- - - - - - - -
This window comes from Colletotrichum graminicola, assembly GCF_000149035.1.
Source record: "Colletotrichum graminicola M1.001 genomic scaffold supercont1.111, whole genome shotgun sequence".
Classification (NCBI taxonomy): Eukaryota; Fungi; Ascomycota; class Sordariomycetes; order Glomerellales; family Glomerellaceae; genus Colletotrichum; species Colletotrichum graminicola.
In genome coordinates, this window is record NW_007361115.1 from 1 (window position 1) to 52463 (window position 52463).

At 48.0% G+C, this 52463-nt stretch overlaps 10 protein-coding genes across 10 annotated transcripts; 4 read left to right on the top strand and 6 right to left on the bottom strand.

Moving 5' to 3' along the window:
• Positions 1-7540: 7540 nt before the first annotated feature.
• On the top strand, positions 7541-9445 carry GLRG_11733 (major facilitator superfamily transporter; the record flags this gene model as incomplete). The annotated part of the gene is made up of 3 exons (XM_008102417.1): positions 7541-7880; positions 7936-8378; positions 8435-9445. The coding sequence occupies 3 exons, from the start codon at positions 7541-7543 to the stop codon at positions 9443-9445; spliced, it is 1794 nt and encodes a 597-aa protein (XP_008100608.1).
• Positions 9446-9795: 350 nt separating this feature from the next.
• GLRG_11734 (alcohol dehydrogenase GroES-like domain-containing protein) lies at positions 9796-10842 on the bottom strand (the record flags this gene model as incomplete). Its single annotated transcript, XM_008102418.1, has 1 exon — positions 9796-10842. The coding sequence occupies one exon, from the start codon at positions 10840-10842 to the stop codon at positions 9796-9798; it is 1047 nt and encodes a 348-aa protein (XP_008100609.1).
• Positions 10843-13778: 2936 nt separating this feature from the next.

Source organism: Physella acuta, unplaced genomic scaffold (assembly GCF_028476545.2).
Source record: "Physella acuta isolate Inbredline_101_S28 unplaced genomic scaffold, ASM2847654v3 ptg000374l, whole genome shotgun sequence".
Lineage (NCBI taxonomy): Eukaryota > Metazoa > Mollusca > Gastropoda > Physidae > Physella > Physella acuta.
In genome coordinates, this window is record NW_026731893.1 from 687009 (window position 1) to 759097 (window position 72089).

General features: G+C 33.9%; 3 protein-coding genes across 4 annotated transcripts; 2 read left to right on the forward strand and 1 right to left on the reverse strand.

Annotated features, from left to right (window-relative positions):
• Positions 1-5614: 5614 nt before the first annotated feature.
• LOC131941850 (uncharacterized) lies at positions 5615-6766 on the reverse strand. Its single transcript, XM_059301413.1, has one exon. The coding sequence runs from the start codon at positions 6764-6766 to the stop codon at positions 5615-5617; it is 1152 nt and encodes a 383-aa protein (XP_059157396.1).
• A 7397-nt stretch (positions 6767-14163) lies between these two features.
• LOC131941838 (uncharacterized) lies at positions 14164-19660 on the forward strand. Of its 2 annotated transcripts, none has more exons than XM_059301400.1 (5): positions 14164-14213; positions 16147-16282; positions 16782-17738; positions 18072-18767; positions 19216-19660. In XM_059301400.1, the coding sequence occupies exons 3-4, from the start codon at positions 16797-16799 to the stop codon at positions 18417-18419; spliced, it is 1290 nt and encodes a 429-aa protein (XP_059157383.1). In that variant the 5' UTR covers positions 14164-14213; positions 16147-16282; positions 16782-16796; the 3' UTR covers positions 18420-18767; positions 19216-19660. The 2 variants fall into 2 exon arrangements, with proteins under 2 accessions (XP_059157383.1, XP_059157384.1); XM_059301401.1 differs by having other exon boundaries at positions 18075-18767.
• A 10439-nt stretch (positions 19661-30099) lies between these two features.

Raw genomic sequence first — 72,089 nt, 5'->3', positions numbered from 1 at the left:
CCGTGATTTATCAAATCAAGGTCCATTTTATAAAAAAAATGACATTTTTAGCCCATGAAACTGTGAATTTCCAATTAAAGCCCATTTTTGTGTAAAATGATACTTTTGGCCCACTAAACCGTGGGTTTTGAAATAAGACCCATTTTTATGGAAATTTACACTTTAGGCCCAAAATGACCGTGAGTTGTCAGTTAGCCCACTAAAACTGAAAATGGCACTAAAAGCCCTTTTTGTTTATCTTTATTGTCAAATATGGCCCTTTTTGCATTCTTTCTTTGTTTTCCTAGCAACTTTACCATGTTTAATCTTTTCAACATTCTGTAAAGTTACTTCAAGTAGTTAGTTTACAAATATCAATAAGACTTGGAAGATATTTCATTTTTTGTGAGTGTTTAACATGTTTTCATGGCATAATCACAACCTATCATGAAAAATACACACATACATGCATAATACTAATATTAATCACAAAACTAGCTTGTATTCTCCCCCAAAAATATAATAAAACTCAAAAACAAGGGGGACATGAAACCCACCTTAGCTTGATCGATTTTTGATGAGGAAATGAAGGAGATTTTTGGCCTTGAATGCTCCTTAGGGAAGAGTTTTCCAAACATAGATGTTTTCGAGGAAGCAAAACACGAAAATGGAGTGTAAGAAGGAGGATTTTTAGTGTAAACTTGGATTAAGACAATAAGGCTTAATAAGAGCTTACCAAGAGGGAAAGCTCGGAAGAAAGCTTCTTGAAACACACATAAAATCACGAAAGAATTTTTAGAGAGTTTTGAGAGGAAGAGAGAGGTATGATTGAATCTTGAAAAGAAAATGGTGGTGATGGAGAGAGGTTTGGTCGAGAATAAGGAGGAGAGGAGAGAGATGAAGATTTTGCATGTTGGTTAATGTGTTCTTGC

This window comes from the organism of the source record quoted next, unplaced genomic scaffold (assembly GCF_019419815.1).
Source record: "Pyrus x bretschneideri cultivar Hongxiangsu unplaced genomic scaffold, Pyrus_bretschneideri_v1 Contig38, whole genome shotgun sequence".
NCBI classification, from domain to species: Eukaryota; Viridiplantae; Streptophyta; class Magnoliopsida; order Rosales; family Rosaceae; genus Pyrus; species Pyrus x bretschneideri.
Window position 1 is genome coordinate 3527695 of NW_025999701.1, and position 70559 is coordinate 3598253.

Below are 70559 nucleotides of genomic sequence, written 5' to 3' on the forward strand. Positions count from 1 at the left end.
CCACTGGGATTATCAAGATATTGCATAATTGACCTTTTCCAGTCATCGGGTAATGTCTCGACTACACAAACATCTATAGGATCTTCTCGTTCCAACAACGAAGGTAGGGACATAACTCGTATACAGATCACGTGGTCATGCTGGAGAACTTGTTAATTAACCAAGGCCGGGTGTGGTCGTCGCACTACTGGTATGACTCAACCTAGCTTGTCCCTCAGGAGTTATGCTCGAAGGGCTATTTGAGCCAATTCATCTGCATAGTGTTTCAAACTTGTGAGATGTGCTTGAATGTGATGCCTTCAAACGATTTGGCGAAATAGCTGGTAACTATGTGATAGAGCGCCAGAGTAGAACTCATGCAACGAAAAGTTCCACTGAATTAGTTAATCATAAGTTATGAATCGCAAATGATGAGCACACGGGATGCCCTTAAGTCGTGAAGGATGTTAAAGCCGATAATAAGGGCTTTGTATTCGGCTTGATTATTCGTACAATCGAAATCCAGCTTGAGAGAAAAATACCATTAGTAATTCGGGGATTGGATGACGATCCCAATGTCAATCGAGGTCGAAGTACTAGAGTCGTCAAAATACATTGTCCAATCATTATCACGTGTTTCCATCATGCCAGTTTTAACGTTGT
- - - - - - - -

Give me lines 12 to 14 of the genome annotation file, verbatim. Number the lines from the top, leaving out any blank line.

Source organism: Physella acuta, unplaced genomic scaffold (assembly GCF_028476545.2).
Source record: "Physella acuta isolate Inbredline_101_S28 unplaced genomic scaffold, ASM2847654v3 ptg000374l, whole genome shotgun sequence".
Lineage (NCBI taxonomy): Eukaryota > Metazoa > Mollusca > Gastropoda > Physidae > Physella > Physella acuta.